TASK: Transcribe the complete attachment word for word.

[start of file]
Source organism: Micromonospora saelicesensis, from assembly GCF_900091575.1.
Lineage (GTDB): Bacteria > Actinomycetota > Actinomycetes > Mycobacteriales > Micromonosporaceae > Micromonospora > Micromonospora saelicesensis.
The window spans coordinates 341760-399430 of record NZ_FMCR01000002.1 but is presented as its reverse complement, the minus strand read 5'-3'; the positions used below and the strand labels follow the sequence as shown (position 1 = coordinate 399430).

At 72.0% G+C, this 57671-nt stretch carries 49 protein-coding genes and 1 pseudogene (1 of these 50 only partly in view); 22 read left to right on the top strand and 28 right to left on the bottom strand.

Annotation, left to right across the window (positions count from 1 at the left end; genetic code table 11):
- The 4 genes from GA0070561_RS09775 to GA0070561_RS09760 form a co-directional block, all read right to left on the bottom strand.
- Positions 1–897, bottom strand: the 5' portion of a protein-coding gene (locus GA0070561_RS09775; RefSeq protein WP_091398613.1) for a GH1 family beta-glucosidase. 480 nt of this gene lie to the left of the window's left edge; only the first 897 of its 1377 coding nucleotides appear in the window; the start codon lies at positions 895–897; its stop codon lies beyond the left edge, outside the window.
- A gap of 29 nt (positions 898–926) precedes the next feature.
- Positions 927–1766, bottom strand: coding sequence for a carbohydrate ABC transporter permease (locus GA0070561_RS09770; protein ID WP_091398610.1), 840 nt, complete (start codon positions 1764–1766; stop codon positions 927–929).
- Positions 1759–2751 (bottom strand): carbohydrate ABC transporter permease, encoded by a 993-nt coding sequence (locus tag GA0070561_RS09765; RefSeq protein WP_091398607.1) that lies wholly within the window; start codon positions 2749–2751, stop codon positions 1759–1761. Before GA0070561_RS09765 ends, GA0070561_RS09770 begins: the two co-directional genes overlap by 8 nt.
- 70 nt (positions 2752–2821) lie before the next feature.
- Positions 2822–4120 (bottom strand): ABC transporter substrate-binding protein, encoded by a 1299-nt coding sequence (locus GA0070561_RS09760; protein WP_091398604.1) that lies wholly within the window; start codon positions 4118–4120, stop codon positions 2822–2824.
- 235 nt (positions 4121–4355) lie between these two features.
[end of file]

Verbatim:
Source organism: Micromonospora saelicesensis, from assembly GCF_900091575.1.
Lineage (GTDB): Bacteria > Actinomycetota > Actinomycetes > Mycobacteriales > Micromonosporaceae > Micromonospora > Micromonospora saelicesensis.
The window spans coordinates 341760-399430 of record NZ_FMCR01000002.1 but is presented as its reverse complement, the minus strand read 5'-3'; the positions used below and the strand labels follow the sequence as shown (position 1 = coordinate 399430).

At 72.0% G+C, this 57671-nt stretch carries 49 protein-coding genes and 1 pseudogene (1 of these 50 only partly in view); 22 read left to right on the top strand and 28 right to left on the bottom strand.

Annotation, left to right across the window (positions count from 1 at the left end; genetic code table 11):
- The 4 genes from GA0070561_RS09775 to GA0070561_RS09760 form a co-directional block, all read right to left on the bottom strand.
- Positions 1–897, bottom strand: the 5' portion of a protein-coding gene (locus GA0070561_RS09775; RefSeq protein WP_091398613.1) for a GH1 family beta-glucosidase. 480 nt of this gene lie to the left of the window's left edge; only the first 897 of its 1377 coding nucleotides appear in the window; the start codon lies at positions 895–897; its stop codon lies beyond the left edge, outside the window.
- A gap of 29 nt (positions 898–926) precedes the next feature.
- Positions 927–1766, bottom strand: coding sequence for a carbohydrate ABC transporter permease (locus GA0070561_RS09770; protein ID WP_091398610.1), 840 nt, complete (start codon positions 1764–1766; stop codon positions 927–929).
- Positions 1759–2751 (bottom strand): carbohydrate ABC transporter permease, encoded by a 993-nt coding sequence (locus tag GA0070561_RS09765; RefSeq protein WP_091398607.1) that lies wholly within the window; start codon positions 2749–2751, stop codon positions 1759–1761. Before GA0070561_RS09765 ends, GA0070561_RS09770 begins: the two co-directional genes overlap by 8 nt.
- 70 nt (positions 2752–2821) lie before the next feature.
- Positions 2822–4120 (bottom strand): ABC transporter substrate-binding protein, encoded by a 1299-nt coding sequence (locus GA0070561_RS09760; protein WP_091398604.1) that lies wholly within the window; start codon positions 4118–4120, stop codon positions 2822–2824.
- 235 nt (positions 4121–4355) lie between these two features.